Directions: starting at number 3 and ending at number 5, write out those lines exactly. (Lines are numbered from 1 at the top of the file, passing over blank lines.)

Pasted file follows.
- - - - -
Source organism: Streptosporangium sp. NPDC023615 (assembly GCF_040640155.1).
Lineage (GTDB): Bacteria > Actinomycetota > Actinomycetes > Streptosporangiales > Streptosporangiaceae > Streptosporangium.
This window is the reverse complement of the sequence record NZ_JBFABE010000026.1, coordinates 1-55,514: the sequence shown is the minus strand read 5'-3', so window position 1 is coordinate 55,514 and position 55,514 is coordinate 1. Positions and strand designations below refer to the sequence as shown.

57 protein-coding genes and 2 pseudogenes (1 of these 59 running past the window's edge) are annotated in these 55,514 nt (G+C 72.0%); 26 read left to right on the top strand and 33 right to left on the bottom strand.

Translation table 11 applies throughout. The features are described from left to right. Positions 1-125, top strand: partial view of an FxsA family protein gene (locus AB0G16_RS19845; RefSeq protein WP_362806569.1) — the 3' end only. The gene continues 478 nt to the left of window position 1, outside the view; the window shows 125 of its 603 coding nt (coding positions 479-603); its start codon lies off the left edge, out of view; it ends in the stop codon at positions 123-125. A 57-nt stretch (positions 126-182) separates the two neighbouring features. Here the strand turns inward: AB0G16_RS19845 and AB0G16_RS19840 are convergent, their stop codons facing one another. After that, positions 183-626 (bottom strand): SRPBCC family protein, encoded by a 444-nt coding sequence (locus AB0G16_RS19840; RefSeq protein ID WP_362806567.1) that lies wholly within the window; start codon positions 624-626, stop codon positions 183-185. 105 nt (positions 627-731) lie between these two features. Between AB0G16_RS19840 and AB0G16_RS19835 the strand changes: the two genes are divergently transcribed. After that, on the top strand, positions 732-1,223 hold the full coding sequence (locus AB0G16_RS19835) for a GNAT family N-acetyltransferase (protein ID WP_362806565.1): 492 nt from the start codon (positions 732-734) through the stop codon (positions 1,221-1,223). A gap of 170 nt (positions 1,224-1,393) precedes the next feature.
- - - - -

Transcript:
This window is the reverse complement of the sequence record NZ_JBFABE010000026.1, coordinates 1-55,514: the sequence shown is the minus strand read 5'-3', so window position 1 is coordinate 55,514 and position 55,514 is coordinate 1. Positions and strand designations below refer to the sequence as shown.

57 protein-coding genes and 2 pseudogenes (1 of these 59 running past the window's edge) are annotated in these 55,514 nt (G+C 72.0%); 26 read left to right on the top strand and 33 right to left on the bottom strand.

Translation table 11 applies throughout. The features are described from left to right. Positions 1-125, top strand: partial view of an FxsA family protein gene (locus AB0G16_RS19845; RefSeq protein WP_362806569.1) — the 3' end only. The gene continues 478 nt to the left of window position 1, outside the view; the window shows 125 of its 603 coding nt (coding positions 479-603); its start codon lies off the left edge, out of view; it ends in the stop codon at positions 123-125. A 57-nt stretch (positions 126-182) separates the two neighbouring features. Here the strand turns inward: AB0G16_RS19845 and AB0G16_RS19840 are convergent, their stop codons facing one another. After that, positions 183-626 (bottom strand): SRPBCC family protein, encoded by a 444-nt coding sequence (locus AB0G16_RS19840; RefSeq protein ID WP_362806567.1) that lies wholly within the window; start codon positions 624-626, stop codon positions 183-185. 105 nt (positions 627-731) lie between these two features. Between AB0G16_RS19840 and AB0G16_RS19835 the strand changes: the two genes are divergently transcribed. After that, on the top strand, positions 732-1,223 hold the full coding sequence (locus AB0G16_RS19835) for a GNAT family N-acetyltransferase (protein ID WP_362806565.1): 492 nt from the start codon (positions 732-734) through the stop codon (positions 1,221-1,223). A gap of 170 nt (positions 1,224-1,393) precedes the next feature.